After a few-month hiatus, Cosmic Adventures is back to explore the awesome world of astronomy. You’ll notice a key difference with the second season: Associate Editor Sarah Scoles joins me on screen after Bill Andrews left Astronomy for its sister publication, Discover. In episode 20, we talk about 10 big changes in the field of astronomy — from the discovery of dark energy to the study of the martian surface. So whether you’re a Cosmic Adventures fan from the beginning, or yo...
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It's time to observe Comet PANSTARRS

Posted 4 years ago by Rich Talcott
It appears that our hopes for Comet PANSTARRS (C/2011 L4) may pan out after all. The most recent magnitude estimates put the comet at around 1st magnitude, considerably brighter than it was a week ago and approaching the optimistic forecasts from a few months back. Significantly, the comet already appears brighter than the 2nd or 3rd magnitude that many pessimists were predicting for the comet’s peak this weekend. Comet PANSTARRS currently has a high surface brightness and an impressively ...
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Top honors for an "Astronomy" editor

Posted 4 years ago by Ron Kovach
Astronomy magazine is pleased to announce that Associate Editor Liz Kruesi has won one of the top awards in astronomical science journalism from the American Astronomical Society. The society’s High Energy Astrophysics Division honored Kruesi with the 2013 David N. Schramm Award for
 High Energy Astrophysics Science Journalism for her April 2012 article, “How we know black holes exist.” The Schramm Award recognizes distinguished writing on high-energy astrophysics and is judg...
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Uwingu update: Nominate names for planets around faraway stars

Posted 4 years ago by Karri Ferron
Posted on behalf of the Uwingu team; Astronomy magazine is a proud partner of this effort to raise funding for space science Commercial space start-up Uwingu announced Wednesday the launch of its fully commercial website at www.uwingu.com. The site allows the public to enter names for planets around other stars into a registry that astronomers and others can select from to name faraway planets. Much of the proceeds from these name nominations will be used generate a source of grants to fund spa...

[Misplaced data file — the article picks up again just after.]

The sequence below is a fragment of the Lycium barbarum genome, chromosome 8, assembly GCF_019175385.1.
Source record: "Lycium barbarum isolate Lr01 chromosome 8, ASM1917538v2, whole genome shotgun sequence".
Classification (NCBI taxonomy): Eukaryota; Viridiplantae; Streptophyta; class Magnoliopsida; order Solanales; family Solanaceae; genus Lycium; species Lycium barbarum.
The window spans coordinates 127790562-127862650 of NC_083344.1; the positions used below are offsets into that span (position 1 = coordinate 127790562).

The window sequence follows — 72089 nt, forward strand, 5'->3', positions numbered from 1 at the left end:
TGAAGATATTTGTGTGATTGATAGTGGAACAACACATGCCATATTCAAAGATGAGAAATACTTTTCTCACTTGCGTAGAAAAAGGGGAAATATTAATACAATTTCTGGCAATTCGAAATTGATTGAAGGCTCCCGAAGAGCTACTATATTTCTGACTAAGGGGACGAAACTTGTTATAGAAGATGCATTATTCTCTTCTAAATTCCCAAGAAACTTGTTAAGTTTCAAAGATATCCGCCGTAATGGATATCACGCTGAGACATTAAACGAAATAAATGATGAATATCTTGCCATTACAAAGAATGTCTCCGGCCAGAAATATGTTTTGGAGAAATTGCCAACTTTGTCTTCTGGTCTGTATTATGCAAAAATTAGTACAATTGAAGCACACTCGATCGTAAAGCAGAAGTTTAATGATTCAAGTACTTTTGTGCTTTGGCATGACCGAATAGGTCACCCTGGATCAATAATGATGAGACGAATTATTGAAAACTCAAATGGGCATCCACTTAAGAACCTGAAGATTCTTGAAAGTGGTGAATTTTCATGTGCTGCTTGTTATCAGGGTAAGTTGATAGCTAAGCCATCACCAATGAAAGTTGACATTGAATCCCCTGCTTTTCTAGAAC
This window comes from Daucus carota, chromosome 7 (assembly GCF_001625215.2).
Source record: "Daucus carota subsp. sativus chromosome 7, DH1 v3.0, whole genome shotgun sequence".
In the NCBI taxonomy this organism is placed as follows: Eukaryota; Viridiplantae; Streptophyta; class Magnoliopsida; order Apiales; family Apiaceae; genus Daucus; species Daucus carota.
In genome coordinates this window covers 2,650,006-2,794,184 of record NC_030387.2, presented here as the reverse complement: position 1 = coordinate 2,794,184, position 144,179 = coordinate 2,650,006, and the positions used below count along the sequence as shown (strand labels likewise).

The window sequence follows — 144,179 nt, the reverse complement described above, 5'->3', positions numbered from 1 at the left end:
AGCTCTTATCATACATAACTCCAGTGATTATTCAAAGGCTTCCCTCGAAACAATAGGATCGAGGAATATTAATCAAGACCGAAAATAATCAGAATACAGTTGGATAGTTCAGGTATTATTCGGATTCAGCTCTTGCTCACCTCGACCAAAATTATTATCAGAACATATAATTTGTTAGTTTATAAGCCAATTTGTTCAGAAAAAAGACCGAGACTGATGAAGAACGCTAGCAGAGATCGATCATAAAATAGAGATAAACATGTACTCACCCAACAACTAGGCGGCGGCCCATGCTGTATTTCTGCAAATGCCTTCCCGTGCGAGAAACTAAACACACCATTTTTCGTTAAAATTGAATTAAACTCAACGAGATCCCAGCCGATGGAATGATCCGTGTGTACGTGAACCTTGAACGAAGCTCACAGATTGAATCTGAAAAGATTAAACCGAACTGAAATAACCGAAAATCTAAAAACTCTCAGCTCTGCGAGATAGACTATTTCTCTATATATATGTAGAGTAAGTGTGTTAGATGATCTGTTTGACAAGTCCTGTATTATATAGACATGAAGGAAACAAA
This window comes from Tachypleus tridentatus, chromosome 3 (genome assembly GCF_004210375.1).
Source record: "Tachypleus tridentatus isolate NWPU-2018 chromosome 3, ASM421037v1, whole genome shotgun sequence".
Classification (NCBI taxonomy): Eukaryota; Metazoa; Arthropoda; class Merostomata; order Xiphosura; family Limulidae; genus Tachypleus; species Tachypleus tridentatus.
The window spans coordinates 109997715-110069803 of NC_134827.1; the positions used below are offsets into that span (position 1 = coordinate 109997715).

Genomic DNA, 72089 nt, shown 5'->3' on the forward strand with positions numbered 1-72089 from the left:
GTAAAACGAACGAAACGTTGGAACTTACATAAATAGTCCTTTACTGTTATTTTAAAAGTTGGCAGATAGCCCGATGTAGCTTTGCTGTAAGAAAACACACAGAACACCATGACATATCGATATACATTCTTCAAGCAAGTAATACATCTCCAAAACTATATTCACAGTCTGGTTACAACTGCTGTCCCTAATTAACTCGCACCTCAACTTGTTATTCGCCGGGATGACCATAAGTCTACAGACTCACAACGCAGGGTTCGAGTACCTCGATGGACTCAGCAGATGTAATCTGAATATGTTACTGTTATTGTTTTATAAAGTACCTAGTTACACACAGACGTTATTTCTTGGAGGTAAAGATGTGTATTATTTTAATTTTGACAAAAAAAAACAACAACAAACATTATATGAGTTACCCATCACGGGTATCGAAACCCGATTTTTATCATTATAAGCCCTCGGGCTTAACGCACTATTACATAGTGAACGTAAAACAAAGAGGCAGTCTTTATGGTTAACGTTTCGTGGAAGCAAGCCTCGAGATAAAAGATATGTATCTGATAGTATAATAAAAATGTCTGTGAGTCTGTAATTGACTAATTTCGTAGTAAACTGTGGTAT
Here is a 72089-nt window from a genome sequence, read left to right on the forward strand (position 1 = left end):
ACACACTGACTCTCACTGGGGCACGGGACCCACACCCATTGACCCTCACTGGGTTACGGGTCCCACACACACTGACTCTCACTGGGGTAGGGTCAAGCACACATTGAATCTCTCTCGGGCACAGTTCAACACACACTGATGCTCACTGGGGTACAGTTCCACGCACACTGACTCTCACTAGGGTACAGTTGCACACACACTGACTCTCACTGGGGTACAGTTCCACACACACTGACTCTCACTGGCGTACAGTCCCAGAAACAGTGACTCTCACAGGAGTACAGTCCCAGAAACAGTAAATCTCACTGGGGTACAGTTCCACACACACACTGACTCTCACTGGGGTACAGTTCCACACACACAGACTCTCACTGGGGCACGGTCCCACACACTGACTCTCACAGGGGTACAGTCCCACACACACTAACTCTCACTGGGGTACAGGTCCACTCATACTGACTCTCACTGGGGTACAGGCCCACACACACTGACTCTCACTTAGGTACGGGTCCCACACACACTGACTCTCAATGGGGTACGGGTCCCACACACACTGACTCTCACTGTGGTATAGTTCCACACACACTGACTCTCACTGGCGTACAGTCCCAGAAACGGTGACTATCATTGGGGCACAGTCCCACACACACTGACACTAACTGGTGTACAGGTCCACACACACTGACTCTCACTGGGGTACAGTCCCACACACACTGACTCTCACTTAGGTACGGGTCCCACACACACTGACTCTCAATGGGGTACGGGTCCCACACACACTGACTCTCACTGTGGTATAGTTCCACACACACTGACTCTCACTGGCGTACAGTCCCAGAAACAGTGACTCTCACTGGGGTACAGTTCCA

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Virtually attend a star party

Posted 4 years ago by Sarah Scoles
In this digital age, when you can easily access 3-D panoramas of offshore real-estate investment opportunities and comment on pictures of your high school class president’s second honeymoon to Fiji, doesn’t it make sense that you should be able to look through a telescope online, too? Many people who love space and love to look at it don’t have clear, dark skies or telescopes to point at the sky even if it is clear and dark. Frasier Cain, the publisher of the website Universe ...
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A successful astronomy day in Tucson

Posted 4 years ago by Michael Bakich
On Saturday, February 16, 2013, Astronomy magazine hosted an all-day skywatching party at the East Campus Observatory of Pima Community College (PCC) in Tucson. Activities started at 10 a.m. and continued through 9 p.m. And what a day it was! Several groups set up tables and staffed them throughout the day. Among them were the Girl Scouts, the Mount Lemmon SkyCenter, the International Dark Sky Association, and the Tucson Amateur Astronomy Association. Astronomy magazine also had a table, where ...
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On the road: Prepping for the 2013 Tucson Star Party

Posted 4 years ago by Michael Bakich
What a week it has been in Tucson. I’ve visited the site of our upcoming star party twice. The first time, last Sunday, was to just do a general checkout. I got the lay of the land, and a nice security guard let me check out the Community Room in the Pima Community College Library. That’s where we’ll be doing our talks. The second visit, on Thursday, was to meet with Pima Community College’s representative and astronomy professor David Iadevaia. He showed us the observat...
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Help name Pluto’s two tiny moons

Posted 4 years ago by Karri Ferron
Pluto might have been “demoted” in 2006 to dwarf-planet status, but that doesn’t mean this Kuiper Belt object is any less important in the eyes of astronomers. In fact, as NASA’s New Horizons continues its 9.5-year trek to reach Pluto in July 2015, the distant world has received even more scrutiny. This extensive study has led to the discovery of two new plutonian moons since 2011, generically called P4 and P5. But those boring monikers won’t last much longer. The ...